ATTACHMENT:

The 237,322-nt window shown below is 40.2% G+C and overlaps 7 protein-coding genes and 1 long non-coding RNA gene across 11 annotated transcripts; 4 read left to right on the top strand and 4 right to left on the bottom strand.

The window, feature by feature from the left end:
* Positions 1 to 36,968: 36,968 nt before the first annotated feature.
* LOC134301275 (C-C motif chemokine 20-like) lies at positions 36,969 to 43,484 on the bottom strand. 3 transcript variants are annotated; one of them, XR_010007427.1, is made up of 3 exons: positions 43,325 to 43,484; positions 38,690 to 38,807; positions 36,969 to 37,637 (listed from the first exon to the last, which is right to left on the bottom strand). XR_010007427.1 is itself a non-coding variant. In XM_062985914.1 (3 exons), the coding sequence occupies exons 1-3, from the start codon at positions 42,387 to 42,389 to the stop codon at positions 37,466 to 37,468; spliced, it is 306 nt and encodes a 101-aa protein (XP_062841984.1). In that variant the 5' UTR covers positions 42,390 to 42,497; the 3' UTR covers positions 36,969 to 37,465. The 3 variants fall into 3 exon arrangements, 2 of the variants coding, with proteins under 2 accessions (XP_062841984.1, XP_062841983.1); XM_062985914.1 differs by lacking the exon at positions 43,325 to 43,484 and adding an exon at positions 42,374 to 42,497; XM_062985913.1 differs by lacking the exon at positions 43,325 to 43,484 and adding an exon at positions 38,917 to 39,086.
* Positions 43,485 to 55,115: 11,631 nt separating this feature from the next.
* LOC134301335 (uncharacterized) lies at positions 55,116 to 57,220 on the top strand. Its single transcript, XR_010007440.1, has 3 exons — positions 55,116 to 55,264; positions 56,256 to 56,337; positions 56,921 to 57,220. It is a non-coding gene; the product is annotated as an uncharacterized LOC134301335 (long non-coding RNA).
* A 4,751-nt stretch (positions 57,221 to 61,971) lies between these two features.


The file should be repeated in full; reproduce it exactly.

The 237,322-nt window shown below is 40.2% G+C and overlaps 7 protein-coding genes and 1 long non-coding RNA gene across 11 annotated transcripts; 4 read left to right on the top strand and 4 right to left on the bottom strand.

The window, feature by feature from the left end:
* Positions 1 to 36,968: 36,968 nt before the first annotated feature.
* LOC134301275 (C-C motif chemokine 20-like) lies at positions 36,969 to 43,484 on the bottom strand. 3 transcript variants are annotated; one of them, XR_010007427.1, is made up of 3 exons: positions 43,325 to 43,484; positions 38,690 to 38,807; positions 36,969 to 37,637 (listed from the first exon to the last, which is right to left on the bottom strand). XR_010007427.1 is itself a non-coding variant. In XM_062985914.1 (3 exons), the coding sequence occupies exons 1-3, from the start codon at positions 42,387 to 42,389 to the stop codon at positions 37,466 to 37,468; spliced, it is 306 nt and encodes a 101-aa protein (XP_062841984.1). In that variant the 5' UTR covers positions 42,390 to 42,497; the 3' UTR covers positions 36,969 to 37,465. The 3 variants fall into 3 exon arrangements, 2 of the variants coding, with proteins under 2 accessions (XP_062841984.1, XP_062841983.1); XM_062985914.1 differs by lacking the exon at positions 43,325 to 43,484 and adding an exon at positions 42,374 to 42,497; XM_062985913.1 differs by lacking the exon at positions 43,325 to 43,484 and adding an exon at positions 38,917 to 39,086.
* Positions 43,485 to 55,115: 11,631 nt separating this feature from the next.
* LOC134301335 (uncharacterized) lies at positions 55,116 to 57,220 on the top strand. Its single transcript, XR_010007440.1, has 3 exons — positions 55,116 to 55,264; positions 56,256 to 56,337; positions 56,921 to 57,220. It is a non-coding gene; the product is annotated as an uncharacterized LOC134301335 (long non-coding RNA).
* A 4,751-nt stretch (positions 57,221 to 61,971) lies between these two features.